Battered, but not broken: understanding the WPA crack: Page 1
Academic researchers have found an exploitable hole in a popular form of wireless networking encryption. The hole is in a part of 802.11i that forms the basis of WiFi Protected Access (WPA), so it could affect routers worldwide. German graduate student Erik Tews will present a paper at next week’s PacSec in Tokyo coauthored with fellow student and aircrack-ng team member Martin Beck that reveals how remnants of WPA’s predecessor allow them to slip a knife into a crack in the encryption scheme and send bogus data to an unsuspecting WiFi client.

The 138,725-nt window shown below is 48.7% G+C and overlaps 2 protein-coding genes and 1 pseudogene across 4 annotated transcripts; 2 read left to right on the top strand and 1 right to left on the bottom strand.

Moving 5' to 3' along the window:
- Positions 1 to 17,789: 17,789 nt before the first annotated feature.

Well as the title suggest, it’s not cracked – yet. Time to switch over to AES instead of TKIP which is immune to this attack.
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